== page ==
Schwarzenegger Fires Three California Nursing Board Members

"Gov. Arnold Schwarzenegger replaced most members of the state Board of Registered Nursing on Monday, citing the unacceptable time it takes to discipline nurses accused of egregious misconduct," The Los Angeles Times reports.

The LA Times reports that Schwarzenegger "fired three of six sitting board members -- including President Susanne Phillips -- in two-paragraph letters curtly thanking them for their service. Another member resigned Sunday. Late Monday, the governor's administration released a list of replacements. The shake-up came a day after The Times and the nonprofit news organization ProPublica published an investigation finding that it takes the board, which oversees 350,000 licensees, an average of three years and five months to investigate and close complaints against nurses. During that time, nurses accused of wrongdoing are free to practice -- often with spotless records -- and move from hospital to hospital. Potential employers are unaware of the risks, and patients have been harmed as a result. Reporters found nurses who continued to work unrestricted for years despite documented histories of incompetence, violence, criminal convictions and drug theft or abuse."

The LA Times reports: "Besides Phillips, the other fired board members were vice president Elizabeth O. Dietz, a professor of nursing at San Jose State, and Janice Glaab, a public affairs consultant. Schwarzenegger's action Monday fills two of three vacancies on the board and replaces four of the board's sitting members -- all of whom had been appointed by him. The two remaining members are Nancy L. Beecham, appointed by the governor in 2006, and Dian Harrison, who was appointed last year by Assembly speaker Karen Bass."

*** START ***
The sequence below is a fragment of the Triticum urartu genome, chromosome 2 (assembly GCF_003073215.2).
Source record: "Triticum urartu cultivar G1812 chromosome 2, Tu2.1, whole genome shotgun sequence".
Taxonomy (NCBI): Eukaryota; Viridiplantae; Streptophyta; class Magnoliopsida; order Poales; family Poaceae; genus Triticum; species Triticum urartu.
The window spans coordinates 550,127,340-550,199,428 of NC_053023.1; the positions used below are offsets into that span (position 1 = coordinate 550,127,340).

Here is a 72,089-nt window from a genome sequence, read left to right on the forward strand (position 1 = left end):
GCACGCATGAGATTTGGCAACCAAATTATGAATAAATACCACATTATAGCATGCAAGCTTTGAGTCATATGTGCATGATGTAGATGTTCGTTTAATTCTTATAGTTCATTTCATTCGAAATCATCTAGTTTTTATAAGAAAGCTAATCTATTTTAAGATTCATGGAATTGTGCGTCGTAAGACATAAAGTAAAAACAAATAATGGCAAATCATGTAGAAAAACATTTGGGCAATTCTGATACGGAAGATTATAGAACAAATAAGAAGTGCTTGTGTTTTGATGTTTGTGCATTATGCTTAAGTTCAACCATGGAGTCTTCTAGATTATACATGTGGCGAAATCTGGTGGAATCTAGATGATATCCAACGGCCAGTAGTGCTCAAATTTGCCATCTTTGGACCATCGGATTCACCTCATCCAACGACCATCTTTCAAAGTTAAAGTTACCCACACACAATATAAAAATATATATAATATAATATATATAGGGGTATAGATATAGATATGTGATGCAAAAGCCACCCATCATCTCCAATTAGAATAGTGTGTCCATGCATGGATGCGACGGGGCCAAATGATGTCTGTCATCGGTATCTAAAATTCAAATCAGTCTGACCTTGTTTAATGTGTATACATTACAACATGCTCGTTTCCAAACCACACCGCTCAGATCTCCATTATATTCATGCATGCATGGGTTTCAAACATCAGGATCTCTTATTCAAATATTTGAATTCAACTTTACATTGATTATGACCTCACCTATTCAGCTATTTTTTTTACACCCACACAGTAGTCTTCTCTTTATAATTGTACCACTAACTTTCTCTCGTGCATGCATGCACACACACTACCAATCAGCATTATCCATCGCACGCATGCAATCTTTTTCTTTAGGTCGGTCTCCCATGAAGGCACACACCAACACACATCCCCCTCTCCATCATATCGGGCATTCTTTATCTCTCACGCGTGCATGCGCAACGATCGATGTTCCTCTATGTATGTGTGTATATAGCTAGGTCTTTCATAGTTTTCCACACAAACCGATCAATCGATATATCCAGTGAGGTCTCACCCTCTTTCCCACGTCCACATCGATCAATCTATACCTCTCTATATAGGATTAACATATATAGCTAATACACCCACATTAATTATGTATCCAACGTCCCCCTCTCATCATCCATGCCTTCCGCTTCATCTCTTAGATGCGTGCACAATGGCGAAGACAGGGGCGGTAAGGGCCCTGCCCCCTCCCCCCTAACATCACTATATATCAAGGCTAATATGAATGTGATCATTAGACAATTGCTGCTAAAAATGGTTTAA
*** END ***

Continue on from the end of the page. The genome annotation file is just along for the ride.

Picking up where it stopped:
The LA Times notes: "In addition to the governor's action, the state Senate Business and Professions Committee, which has jurisdiction over the board, plans to hold a hearing next month to address the issues. ... The committee will look at introducing legislation that would appoint an "enforcement monitor" to evaluate the board's discipline process and make recommendations, said Bill Gage, the committee's chief consultant. Such a monitor was appointed at one time to work with the Medical Board of California, which regulates the state's doctors" (Weber and Ornstein, 7/14).

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